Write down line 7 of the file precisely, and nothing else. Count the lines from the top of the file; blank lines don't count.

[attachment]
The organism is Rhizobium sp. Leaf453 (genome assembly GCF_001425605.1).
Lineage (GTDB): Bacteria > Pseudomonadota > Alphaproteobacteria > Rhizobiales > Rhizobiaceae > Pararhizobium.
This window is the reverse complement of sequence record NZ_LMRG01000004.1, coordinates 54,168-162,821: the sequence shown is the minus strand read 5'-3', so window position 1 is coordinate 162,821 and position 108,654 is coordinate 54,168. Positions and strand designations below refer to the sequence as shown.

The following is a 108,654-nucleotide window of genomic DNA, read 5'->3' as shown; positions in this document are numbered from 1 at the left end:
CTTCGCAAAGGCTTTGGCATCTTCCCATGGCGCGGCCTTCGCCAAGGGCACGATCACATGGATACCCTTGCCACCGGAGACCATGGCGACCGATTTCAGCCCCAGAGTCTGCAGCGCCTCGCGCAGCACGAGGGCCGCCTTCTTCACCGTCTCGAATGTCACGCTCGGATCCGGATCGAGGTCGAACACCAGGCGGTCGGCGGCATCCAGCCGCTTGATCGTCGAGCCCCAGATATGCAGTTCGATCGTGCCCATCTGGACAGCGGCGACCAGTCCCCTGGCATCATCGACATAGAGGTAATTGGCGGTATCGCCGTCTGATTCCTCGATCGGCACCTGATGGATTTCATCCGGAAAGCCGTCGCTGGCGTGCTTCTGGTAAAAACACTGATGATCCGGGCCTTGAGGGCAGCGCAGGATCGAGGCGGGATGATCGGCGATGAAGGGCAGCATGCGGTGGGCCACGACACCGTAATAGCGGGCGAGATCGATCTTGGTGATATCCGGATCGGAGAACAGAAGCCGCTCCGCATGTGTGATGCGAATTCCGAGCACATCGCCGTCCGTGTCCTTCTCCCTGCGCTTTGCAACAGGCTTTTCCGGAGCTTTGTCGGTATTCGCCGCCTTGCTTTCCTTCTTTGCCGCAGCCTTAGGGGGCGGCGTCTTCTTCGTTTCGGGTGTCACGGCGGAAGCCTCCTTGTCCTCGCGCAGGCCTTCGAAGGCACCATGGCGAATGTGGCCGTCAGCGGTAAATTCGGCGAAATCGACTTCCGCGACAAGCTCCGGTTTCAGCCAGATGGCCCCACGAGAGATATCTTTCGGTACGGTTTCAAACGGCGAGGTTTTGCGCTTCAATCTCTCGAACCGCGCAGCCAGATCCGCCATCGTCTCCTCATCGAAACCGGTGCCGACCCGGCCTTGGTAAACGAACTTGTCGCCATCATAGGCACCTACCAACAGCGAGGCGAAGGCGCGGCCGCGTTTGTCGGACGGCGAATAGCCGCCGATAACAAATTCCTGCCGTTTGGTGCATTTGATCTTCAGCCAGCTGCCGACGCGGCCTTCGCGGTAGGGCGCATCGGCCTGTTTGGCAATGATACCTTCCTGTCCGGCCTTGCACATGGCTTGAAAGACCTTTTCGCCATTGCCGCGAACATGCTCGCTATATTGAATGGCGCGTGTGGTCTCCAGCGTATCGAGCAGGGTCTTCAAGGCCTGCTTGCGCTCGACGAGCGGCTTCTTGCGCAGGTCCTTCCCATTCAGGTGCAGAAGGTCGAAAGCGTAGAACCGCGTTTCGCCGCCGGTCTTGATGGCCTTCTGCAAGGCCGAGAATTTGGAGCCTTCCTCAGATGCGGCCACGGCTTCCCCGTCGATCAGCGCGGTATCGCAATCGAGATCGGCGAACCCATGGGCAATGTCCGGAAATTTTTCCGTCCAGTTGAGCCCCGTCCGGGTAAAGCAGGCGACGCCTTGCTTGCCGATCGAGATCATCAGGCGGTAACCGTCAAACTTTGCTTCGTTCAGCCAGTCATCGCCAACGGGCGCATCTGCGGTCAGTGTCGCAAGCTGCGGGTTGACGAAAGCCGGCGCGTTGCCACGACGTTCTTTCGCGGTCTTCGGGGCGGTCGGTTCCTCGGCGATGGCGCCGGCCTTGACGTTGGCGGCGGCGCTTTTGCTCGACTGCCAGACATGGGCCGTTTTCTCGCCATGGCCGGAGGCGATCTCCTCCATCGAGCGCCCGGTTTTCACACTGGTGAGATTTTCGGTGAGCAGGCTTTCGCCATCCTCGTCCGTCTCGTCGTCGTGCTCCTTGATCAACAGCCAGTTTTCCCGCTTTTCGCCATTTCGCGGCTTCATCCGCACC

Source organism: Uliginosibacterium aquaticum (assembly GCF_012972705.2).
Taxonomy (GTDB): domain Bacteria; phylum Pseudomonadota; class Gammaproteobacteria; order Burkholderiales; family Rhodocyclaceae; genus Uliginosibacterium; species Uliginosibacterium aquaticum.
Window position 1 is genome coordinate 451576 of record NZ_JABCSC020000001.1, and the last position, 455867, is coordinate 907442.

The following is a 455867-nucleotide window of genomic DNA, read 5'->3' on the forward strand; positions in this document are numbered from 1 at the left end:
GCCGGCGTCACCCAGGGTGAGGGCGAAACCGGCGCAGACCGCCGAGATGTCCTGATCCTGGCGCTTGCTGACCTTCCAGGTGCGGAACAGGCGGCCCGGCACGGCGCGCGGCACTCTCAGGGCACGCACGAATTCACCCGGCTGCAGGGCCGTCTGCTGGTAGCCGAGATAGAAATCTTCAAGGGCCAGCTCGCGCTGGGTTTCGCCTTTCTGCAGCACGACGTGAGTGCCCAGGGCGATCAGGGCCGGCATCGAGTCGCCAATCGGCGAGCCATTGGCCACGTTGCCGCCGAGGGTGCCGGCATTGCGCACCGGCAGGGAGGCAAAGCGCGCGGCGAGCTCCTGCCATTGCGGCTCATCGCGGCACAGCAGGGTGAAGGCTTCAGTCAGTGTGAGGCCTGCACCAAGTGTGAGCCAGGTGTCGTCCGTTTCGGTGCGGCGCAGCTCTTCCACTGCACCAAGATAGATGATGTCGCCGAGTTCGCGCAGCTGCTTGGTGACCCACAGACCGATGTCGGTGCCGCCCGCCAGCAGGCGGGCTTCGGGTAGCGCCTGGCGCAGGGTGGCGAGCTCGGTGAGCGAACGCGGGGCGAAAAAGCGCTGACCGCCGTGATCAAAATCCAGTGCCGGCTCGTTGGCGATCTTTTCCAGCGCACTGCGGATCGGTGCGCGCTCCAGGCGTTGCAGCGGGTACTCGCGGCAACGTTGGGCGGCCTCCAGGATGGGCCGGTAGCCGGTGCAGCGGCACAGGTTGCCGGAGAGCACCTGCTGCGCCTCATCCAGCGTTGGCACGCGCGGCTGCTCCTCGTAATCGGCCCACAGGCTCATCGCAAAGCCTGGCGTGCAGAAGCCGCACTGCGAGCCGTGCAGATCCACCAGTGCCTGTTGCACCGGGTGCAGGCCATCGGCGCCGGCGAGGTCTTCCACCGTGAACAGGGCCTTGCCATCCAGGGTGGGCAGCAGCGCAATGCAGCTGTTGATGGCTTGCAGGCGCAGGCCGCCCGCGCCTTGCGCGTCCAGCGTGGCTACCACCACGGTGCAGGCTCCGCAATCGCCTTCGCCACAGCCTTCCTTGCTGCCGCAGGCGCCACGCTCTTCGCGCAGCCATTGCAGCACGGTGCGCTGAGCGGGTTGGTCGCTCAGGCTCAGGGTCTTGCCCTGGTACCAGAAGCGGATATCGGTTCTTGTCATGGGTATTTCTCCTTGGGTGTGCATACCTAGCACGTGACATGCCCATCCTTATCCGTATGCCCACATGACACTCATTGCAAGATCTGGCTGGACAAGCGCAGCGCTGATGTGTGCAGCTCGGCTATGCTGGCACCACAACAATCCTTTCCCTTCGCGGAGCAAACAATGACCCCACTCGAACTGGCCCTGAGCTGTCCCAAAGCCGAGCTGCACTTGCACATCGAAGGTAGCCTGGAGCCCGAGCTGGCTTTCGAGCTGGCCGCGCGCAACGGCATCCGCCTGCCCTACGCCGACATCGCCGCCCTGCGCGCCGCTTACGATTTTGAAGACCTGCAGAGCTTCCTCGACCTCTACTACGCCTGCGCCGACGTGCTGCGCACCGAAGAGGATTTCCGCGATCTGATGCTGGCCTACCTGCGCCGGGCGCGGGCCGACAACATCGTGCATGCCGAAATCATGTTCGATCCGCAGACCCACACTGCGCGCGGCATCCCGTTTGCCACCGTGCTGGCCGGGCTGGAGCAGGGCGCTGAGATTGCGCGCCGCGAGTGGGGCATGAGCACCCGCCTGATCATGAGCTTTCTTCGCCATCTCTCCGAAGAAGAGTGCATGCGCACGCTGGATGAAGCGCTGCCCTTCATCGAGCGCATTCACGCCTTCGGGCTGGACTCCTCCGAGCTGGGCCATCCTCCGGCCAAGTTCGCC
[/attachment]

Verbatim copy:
Taxonomy (GTDB): domain Bacteria; phylum Pseudomonadota; class Gammaproteobacteria; order Burkholderiales; family Rhodocyclaceae; genus Uliginosibacterium; species Uliginosibacterium aquaticum.